Appazoogle: Dispatches from the Digital Revolution, a blog that explores the technological future of publishing, recently posted this provocatively titled entry: “The future of publishing: a nightmare?” The article, written by Leah Thompson, takes the form of a reflection on possible changes to the publishing industry from a hypothetical point of view. Thompson’s take is radical, but is also, I think, representative of the direction in which the industry could very well be heading due to the digital revolution. Thompson begins by explaining the traditional publishing model (eg. hardcover → paperback takeover), but then goes on to suggest that a movement to the digital realm could result in a complete reversal of this process (ebook → enhanced ebook).
In order to follow her argument, we have to grant her the possibility that printed books will no longer be in existence (a turn of events which I can’t bear to think about in reality, but am willing to entertain for hypothetical purposes). Producing the cheaper option (ebooks) before the more expensive option (enhanced ebooks) will push the “real expenditure” to later on in the process, “after the book has proved itself to have a solid fanbase.” While this makes sense in a lot of ways, I think there are some problems with this model, many of which Thompson herself acknowledges. In the current model, hardcover production is by far the most costly, but it also brings in the most revenue. Consumers are willing to pay more for the hardcover because 1) it is a better quality product and 2) it is often the only option initially available for a title, and will therefore entice the reader who doesn’t want to wait for the cheaper version to hit the market. I am skeptical as to whether this will work in reverse. If the cheaper version is available before the premium version, those readers who are dying to read the book will likely be satisfied with the first version, and will not purchase the second. Because this is still such a new market, there’s no way of knowing how much value consumers are likely to place on enhancements to books that they already own. Thompson also raises the concern that the earnings of the initial version may not be enough to cover marketing costs for the title, and that this will lead to a minimal sales and revenue for the ebook and no production of the enhanced ebook whatsoever. It’s interesting to compare this article to the one from Content Wrangler that I discussed earlier. Thompson considers the possibility of the production of the enhanced ebook as being contingent on the success of the ebook, while Abel sees the enhanced ebook as being the next crucial step for the industry, and ultimately wants to eliminate the basic ebook altogether.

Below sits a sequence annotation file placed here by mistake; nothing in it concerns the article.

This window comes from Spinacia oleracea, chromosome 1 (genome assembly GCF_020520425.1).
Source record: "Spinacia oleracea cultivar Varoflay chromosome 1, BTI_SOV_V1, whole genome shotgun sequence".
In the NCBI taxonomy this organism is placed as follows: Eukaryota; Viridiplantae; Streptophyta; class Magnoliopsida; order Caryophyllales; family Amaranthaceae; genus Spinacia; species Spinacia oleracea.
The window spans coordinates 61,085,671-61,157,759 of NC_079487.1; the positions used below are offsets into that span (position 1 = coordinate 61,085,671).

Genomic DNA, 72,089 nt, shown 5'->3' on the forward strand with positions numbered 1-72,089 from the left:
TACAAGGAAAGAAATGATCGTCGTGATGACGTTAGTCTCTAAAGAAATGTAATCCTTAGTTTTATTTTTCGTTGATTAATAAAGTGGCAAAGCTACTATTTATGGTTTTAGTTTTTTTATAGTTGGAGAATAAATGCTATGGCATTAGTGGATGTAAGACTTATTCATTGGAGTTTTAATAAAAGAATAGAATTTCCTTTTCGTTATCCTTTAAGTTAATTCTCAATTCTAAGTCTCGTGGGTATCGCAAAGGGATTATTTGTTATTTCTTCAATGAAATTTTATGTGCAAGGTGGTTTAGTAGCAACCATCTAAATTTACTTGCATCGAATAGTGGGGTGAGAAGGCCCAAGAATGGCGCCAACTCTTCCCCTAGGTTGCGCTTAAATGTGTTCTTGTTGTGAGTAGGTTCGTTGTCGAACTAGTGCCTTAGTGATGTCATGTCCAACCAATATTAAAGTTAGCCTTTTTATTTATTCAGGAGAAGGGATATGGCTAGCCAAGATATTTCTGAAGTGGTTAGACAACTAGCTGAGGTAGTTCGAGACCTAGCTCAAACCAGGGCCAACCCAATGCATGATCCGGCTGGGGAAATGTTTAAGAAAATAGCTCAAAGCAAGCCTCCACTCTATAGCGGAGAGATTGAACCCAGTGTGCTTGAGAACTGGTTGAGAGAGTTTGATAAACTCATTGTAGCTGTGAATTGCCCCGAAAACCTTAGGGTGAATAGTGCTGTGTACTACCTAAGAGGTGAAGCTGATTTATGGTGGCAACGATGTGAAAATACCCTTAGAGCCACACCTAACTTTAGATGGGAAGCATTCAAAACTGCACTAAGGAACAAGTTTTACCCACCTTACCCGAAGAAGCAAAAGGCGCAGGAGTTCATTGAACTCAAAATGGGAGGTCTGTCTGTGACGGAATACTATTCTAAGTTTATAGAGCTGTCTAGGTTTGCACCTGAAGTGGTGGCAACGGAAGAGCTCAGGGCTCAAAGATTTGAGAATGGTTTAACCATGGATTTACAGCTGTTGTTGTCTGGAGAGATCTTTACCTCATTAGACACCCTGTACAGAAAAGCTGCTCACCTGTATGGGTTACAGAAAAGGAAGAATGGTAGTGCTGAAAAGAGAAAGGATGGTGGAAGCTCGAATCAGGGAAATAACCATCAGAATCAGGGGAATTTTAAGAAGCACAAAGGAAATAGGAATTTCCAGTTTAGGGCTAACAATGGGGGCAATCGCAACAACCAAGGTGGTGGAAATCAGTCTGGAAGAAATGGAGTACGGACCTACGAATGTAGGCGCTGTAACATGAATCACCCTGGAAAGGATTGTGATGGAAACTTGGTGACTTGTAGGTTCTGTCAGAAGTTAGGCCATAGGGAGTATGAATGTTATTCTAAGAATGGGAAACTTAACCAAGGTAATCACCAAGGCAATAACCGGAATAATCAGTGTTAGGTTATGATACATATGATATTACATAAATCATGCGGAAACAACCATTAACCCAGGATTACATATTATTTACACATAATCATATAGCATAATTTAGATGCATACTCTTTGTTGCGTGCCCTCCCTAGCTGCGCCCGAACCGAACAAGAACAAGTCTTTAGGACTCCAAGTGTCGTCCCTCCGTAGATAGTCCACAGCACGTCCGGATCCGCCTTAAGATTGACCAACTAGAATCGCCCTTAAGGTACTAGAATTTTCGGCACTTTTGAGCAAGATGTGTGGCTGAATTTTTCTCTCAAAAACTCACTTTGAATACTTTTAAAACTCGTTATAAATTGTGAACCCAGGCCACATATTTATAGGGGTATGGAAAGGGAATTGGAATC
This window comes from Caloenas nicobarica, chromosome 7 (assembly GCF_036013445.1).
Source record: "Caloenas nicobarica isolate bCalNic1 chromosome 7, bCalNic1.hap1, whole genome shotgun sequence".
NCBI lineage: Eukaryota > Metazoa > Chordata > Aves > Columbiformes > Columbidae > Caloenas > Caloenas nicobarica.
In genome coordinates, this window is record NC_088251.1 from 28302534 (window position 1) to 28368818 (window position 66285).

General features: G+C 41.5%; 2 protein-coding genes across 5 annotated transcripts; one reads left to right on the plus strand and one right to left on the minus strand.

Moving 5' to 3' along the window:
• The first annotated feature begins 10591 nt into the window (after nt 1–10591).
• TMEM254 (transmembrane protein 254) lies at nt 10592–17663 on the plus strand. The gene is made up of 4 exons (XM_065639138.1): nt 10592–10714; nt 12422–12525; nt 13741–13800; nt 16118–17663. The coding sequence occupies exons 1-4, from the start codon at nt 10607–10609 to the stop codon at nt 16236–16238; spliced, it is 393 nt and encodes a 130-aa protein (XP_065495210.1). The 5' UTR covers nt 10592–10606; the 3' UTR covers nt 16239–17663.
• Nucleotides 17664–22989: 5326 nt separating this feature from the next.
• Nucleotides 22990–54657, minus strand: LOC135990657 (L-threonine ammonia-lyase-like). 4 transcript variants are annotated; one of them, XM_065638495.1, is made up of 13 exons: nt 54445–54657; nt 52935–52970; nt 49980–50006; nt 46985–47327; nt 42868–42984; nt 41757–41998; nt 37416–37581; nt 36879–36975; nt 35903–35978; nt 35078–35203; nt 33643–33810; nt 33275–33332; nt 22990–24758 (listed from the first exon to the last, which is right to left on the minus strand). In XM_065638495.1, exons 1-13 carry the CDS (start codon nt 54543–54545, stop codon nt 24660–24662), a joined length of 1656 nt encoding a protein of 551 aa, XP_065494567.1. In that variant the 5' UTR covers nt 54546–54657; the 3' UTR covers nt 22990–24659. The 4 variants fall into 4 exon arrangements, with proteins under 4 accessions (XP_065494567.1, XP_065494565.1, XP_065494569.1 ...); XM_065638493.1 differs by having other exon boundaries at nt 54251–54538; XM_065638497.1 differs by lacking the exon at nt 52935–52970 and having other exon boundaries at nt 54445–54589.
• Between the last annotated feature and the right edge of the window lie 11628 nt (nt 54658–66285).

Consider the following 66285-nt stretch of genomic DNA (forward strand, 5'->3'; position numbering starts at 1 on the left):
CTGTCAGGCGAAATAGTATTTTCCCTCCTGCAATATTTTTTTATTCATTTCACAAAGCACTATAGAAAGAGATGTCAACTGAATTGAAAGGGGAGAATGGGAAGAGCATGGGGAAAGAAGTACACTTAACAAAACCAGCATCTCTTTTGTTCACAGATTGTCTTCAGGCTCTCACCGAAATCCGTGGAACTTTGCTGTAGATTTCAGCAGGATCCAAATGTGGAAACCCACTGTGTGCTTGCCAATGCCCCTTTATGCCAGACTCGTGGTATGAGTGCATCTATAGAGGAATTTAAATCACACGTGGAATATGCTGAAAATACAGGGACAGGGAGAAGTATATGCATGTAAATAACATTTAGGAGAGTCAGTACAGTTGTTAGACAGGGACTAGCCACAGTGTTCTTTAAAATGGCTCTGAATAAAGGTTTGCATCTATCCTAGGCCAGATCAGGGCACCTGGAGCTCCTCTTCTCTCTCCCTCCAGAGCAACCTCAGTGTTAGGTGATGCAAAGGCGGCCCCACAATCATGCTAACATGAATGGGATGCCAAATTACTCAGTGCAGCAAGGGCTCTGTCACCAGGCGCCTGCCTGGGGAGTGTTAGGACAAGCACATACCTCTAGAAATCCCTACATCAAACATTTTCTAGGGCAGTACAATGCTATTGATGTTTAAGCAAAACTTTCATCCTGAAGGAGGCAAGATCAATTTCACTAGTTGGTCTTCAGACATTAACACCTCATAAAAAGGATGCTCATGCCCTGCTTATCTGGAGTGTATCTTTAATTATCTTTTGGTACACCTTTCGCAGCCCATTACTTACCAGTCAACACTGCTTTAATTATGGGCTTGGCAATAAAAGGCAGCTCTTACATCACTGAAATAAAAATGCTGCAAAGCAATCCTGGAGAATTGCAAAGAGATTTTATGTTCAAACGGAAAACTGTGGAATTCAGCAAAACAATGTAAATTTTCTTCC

One specific element to which Thompson devotes some attention is the implication of this potential model on the author. She poses the question about whether this new model will make things easier or harder on the author, but doesn’t present a definitive opinion or argument either way. I recently saw a presentation by Rob Sawyer, acclaimed science fiction writer, who made an impassioned argument against enhanced ebooks. He claimed that, for authors, the most profitable course of action is to hold on to all multimedia rights for your titles, and to not give publishers the opportunity to produce enhanced ebooks, as there is no guarantee that they (the publisher) would ever take advantage of it. This holds true in Thompson’s hypothetical model as well. If, for example, an author hands over these rights to the publisher, but his or her book is unsuccessful in ebook form, those rights will likely never be exercised to create an enhanced ebook. Furthermore, even if the title is turned into an enhanced ebook, this will likely not make as much profit as other potential uses for these multimedia rights (eg. film, television, etc). Essentially, enhanced ebooks may not be as profitable for authors as we think.
Additionally, Thompson goes on to suggest that this model may make it even more difficult for authors to be published, because “not only does a book have to succeed, it has to be something that can be easily or effectively enhanced.” This implies that the content that the editor is looking for, even as far back as the acquisitions stage, has to be compatible with enhancements in order to fit with the publication strategy. I think it’s problematic to select content based on its potential for enhancements. It’s a standard practice that content should dictate form, not the other way around. If we decide to publish only what will be easily enhanced, we would greatly limit the diversity inherent in the book industry. Shouldn’t the content be able to speak for itself?